Is your dog, as some behaviorists believe, nothing more than an organism that predictably responds to environmental stimuli? Aristotle said, “Dogs can learn and remember, but they cannot think.” Aristotle was an impressive philosopher, but would have been a terrible bed bug dog trainer.
If Aristotle was right, why don’t we just use some electronic or mechanical means of odor detection? There’d be no poop scooping, no brushing or vet bills. We use dogs because they can think. We use dogs because they will, if trained and handled properly, facilitate the process of odor detection.
Below are basic outlines of what I believe are the behavioral and cognitive steps dogs offer when we engage them in a search for target odor — and they appear to find that odor. While the behavioral response can be easily evaluated through observation, in the cognitive response we’re left to trust that our dog really is working to solve the odor problem — until the search is ended and we look to see whether the dog was right.
I’ve listed the two processes separately, because although they may take place simultaneously, they are distinct. Top handlers need to understand both.
The observable, behavior-based steps are that the dog:
- Moves away from the handler or moves in the direction indicated by the handler.
- Approaches objects and enters areas indicated by the handler.
- May exhibit distinct behavioral changes in response to encountering odors of interest.
- Performs the trained final response (alert).
The cognitive steps are (or should be) that the dog:
- Participates in the decisions and choices of movement and direction, based on sensory input, training and experience.
- Makes data-based choices, about where the highest level of odor is likely located.
- Makes a value-based decision when a sufficient odor level is detected that justifies performing its trained final response (alert).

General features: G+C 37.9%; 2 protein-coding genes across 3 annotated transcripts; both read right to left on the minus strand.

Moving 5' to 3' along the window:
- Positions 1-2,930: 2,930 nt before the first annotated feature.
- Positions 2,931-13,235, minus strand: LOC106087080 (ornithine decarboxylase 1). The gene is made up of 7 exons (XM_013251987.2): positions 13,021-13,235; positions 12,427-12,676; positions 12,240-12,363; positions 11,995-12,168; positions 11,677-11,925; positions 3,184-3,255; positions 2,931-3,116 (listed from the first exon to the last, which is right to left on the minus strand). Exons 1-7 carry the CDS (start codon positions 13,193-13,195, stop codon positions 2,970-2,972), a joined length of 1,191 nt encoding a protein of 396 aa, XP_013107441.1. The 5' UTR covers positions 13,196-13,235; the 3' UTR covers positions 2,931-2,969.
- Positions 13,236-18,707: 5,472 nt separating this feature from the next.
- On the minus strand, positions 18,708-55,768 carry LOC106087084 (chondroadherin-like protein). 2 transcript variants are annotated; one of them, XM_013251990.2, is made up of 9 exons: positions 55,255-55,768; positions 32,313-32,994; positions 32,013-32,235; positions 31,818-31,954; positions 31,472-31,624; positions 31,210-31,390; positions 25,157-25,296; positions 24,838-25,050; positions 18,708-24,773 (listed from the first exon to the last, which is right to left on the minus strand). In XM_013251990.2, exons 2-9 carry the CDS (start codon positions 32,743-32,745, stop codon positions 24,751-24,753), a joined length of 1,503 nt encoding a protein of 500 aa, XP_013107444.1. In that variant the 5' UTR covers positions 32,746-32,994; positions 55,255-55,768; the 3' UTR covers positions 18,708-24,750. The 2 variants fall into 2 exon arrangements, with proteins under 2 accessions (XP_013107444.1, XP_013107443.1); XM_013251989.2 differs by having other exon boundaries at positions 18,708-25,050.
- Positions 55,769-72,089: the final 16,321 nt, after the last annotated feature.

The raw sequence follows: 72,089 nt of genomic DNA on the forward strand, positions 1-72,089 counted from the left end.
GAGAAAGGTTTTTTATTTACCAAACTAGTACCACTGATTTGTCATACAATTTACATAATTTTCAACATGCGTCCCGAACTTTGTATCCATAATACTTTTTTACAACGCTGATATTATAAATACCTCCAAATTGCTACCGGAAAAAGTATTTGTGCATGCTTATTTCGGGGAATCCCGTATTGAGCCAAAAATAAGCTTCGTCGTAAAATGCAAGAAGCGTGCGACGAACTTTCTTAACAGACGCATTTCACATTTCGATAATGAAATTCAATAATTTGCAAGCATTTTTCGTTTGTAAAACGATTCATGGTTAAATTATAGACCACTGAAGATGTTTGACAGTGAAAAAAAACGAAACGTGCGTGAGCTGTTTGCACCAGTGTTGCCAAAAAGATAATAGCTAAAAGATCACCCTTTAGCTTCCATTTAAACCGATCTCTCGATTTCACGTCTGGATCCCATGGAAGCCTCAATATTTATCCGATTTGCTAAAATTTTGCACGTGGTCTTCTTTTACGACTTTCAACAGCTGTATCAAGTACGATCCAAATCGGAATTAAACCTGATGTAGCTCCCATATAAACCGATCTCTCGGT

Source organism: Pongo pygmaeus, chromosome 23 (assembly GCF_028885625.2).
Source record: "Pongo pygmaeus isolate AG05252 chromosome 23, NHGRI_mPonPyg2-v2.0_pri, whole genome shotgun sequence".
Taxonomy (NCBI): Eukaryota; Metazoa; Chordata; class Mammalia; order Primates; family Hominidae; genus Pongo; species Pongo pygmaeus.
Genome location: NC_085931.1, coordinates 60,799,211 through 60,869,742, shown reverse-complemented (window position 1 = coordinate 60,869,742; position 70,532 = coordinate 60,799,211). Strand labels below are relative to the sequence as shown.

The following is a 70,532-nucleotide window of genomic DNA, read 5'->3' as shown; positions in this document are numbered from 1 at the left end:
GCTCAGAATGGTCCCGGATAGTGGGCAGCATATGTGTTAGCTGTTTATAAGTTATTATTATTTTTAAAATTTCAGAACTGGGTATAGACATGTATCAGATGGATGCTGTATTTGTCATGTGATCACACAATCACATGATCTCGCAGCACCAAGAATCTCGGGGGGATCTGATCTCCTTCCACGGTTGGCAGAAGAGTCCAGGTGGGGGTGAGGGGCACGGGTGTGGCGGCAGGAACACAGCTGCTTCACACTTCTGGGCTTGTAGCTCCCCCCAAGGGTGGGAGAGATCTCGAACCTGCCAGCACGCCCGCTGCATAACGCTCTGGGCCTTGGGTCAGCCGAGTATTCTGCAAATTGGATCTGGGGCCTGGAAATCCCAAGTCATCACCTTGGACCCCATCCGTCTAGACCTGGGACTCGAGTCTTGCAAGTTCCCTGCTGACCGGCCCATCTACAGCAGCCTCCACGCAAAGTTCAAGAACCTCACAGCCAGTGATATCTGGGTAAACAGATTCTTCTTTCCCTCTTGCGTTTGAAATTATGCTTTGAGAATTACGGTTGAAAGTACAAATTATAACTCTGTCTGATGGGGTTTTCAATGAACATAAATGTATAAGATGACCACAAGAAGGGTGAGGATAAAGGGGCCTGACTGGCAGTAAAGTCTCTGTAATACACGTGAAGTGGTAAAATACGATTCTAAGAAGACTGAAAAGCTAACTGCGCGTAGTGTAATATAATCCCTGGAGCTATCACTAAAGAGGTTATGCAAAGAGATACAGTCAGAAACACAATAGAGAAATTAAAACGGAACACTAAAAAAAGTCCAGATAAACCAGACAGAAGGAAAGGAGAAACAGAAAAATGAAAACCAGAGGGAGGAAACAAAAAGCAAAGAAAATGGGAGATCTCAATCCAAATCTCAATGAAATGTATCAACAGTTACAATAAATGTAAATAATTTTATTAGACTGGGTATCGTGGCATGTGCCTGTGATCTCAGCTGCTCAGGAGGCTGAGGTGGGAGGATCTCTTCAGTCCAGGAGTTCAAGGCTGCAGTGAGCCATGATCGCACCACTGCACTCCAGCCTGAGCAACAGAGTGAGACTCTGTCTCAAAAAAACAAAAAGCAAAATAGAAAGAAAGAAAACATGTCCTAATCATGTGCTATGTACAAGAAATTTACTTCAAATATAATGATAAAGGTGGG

- Decides exactly where the most appropriate place is to physically perform the trained final response.
Some detector dogs exhibit the behavioral-based steps involved in the process of scent detection, but not the cognitive problem-solving process. Such dogs can appear impressive, but they rely too heavily on handlers to make choices for them. This makes them easy and quick to train. For example, handlers that stay bent at the waist during a search, constantly repeating the “seek” command and continually pointing at things they want searched, are usually using dogs that aren’t allowed or encouraged to think for themselves.
The “thinking dog” takes longer to train, but is well worth the extra effort. The thinking dog will participate in the search, and influence choices. They bring a greater effort and dedication to the task. The thinking dog will make those amazing finds of one or two bugs or eggs where you had no idea that bugs were hiding. They are the stars of the profession that set the standard for canine scent detection.
Stay tuned for more about control and how it can stifle a dog’s initiative.
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